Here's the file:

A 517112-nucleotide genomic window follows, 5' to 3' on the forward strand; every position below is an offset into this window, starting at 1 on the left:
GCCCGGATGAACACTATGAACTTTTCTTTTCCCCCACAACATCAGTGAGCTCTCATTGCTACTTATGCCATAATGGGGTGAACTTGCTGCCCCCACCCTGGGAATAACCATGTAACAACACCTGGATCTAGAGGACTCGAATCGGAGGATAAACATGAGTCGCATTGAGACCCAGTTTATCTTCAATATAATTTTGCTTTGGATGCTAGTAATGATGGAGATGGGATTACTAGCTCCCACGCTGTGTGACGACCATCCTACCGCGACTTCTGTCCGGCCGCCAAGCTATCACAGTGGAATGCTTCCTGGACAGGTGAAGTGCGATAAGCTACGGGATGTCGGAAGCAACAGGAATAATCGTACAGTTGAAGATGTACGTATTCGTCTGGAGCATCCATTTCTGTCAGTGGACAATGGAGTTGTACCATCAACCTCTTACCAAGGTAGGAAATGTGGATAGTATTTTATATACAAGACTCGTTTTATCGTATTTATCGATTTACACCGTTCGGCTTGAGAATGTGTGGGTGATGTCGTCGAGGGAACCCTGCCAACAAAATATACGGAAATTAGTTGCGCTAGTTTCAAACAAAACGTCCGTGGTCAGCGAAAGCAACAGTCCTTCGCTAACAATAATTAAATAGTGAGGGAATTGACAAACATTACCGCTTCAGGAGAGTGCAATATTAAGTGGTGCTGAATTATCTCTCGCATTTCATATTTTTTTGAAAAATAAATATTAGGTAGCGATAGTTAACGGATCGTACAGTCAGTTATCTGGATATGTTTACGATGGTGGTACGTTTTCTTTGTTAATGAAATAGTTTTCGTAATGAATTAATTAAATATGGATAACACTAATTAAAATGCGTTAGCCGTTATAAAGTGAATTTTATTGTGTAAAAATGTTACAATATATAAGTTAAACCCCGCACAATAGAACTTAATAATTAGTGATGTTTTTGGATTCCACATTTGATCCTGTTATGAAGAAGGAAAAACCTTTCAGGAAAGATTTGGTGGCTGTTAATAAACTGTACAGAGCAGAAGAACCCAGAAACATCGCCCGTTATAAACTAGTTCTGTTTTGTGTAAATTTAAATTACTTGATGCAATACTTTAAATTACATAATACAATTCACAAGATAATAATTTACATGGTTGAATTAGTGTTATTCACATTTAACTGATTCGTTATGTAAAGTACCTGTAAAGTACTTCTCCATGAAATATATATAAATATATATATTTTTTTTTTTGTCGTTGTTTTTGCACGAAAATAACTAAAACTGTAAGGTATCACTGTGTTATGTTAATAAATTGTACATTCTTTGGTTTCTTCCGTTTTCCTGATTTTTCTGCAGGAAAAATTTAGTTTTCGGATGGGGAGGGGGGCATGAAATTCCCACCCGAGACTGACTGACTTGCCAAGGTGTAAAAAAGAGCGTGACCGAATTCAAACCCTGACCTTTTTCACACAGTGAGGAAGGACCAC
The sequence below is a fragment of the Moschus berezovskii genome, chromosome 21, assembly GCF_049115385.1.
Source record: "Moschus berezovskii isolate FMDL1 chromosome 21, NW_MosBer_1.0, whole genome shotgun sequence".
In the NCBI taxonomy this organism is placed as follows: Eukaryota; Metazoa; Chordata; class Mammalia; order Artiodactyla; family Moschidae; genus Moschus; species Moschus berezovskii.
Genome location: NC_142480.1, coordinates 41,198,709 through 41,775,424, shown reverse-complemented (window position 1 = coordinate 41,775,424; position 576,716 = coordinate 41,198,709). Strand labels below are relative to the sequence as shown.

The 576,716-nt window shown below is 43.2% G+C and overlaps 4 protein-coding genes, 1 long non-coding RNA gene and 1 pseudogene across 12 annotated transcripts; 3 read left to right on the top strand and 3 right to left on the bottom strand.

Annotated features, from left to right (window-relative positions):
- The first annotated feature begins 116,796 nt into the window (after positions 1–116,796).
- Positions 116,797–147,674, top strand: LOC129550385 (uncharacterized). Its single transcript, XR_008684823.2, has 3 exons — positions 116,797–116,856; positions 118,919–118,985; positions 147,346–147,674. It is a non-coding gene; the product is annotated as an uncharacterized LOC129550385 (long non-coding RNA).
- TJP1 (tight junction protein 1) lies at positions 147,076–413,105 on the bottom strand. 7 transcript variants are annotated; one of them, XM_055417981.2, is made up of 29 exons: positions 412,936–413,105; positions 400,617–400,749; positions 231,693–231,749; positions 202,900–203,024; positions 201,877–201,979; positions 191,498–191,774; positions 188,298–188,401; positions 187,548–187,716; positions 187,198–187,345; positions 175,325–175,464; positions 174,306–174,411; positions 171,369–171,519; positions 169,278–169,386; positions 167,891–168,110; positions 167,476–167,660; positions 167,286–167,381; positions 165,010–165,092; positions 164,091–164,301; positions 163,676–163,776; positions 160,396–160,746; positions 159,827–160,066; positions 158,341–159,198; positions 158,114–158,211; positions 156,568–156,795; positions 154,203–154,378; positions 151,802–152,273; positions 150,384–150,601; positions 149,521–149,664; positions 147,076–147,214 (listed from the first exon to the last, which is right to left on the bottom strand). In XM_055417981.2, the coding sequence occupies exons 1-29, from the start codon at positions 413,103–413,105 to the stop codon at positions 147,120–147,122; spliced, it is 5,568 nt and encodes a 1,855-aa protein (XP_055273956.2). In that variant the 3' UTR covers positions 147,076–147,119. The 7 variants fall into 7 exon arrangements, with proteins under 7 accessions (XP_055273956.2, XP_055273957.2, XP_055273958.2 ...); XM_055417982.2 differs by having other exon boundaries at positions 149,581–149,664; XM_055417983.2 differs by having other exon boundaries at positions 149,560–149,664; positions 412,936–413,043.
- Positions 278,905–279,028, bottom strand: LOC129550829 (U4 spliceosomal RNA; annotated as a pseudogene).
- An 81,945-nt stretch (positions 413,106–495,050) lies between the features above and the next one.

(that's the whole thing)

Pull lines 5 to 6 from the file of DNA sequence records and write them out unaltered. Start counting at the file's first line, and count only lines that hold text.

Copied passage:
In the NCBI taxonomy this organism is placed as follows: Eukaryota; Metazoa; Chordata; class Mammalia; order Artiodactyla; family Moschidae; genus Moschus; species Moschus berezovskii.
Genome location: NC_142480.1, coordinates 41,198,709 through 41,775,424, shown reverse-complemented (window position 1 = coordinate 41,775,424; position 576,716 = coordinate 41,198,709). Strand labels below are relative to the sequence as shown.